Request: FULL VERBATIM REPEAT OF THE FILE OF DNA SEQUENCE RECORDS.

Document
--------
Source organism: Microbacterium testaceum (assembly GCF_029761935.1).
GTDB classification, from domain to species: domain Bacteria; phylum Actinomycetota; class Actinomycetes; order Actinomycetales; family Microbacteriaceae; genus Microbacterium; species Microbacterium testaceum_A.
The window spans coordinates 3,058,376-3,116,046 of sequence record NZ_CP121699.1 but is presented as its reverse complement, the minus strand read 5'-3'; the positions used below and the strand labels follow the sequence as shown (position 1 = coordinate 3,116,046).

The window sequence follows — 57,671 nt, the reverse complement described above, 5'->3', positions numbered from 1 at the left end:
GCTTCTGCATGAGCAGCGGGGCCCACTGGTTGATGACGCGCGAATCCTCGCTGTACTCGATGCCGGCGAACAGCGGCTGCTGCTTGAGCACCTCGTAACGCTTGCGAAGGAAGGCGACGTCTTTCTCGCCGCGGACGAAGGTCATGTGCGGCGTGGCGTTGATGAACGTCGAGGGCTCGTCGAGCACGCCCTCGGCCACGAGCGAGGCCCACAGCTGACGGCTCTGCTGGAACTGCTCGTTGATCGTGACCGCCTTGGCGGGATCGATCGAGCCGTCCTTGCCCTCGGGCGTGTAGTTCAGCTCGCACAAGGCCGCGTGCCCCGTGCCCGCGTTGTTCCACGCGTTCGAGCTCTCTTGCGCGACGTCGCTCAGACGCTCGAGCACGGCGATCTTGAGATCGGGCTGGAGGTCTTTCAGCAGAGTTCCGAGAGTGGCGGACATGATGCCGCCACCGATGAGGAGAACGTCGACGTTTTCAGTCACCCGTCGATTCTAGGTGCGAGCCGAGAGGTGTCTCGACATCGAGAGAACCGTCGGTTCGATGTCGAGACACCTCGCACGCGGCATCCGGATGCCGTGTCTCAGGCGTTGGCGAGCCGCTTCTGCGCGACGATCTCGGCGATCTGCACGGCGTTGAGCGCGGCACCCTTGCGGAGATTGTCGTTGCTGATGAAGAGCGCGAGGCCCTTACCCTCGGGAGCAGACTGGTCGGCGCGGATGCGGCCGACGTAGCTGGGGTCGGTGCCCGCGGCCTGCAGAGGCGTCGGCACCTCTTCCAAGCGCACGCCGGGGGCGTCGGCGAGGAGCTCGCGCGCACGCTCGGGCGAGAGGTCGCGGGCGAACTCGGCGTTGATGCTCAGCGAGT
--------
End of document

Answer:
Source organism: Microbacterium testaceum (assembly GCF_029761935.1).
GTDB classification, from domain to species: domain Bacteria; phylum Actinomycetota; class Actinomycetes; order Actinomycetales; family Microbacteriaceae; genus Microbacterium; species Microbacterium testaceum_A.
The window spans coordinates 3,058,376-3,116,046 of sequence record NZ_CP121699.1 but is presented as its reverse complement, the minus strand read 5'-3'; the positions used below and the strand labels follow the sequence as shown (position 1 = coordinate 3,116,046).

The window sequence follows — 57,671 nt, the reverse complement described above, 5'->3', positions numbered from 1 at the left end:
GCTTCTGCATGAGCAGCGGGGCCCACTGGTTGATGACGCGCGAATCCTCGCTGTACTCGATGCCGGCGAACAGCGGCTGCTGCTTGAGCACCTCGTAACGCTTGCGAAGGAAGGCGACGTCTTTCTCGCCGCGGACGAAGGTCATGTGCGGCGTGGCGTTGATGAACGTCGAGGGCTCGTCGAGCACGCCCTCGGCCACGAGCGAGGCCCACAGCTGACGGCTCTGCTGGAACTGCTCGTTGATCGTGACCGCCTTGGCGGGATCGATCGAGCCGTCCTTGCCCTCGGGCGTGTAGTTCAGCTCGCACAAGGCCGCGTGCCCCGTGCCCGCGTTGTTCCACGCGTTCGAGCTCTCTTGCGCGACGTCGCTCAGACGCTCGAGCACGGCGATCTTGAGATCGGGCTGGAGGTCTTTCAGCAGAGTTCCGAGAGTGGCGGACATGATGCCGCCACCGATGAGGAGAACGTCGACGTTTTCAGTCACCCGTCGATTCTAGGTGCGAGCCGAGAGGTGTCTCGACATCGAGAGAACCGTCGGTTCGATGTCGAGACACCTCGCACGCGGCATCCGGATGCCGTGTCTCAGGCGTTGGCGAGCCGCTTCTGCGCGACGATCTCGGCGATCTGCACGGCGTTGAGCGCGGCACCCTTGCGGAGATTGTCGTTGCTGATGAAGAGCGCGAGGCCCTTACCCTCGGGAGCAGACTGGTCGGCGCGGATGCGGCCGACGTAGCTGGGGTCGGTGCCCGCGGCCTGCAGAGGCGTCGGCACCTCTTCCAAGCGCACGCCGGGGGCGTCGGCGAGGAGCTCGCGCGCACGCTCGGGCGAGAGGTCGCGGGCGAACTCGGCGTTGATGCTCAGCGAGT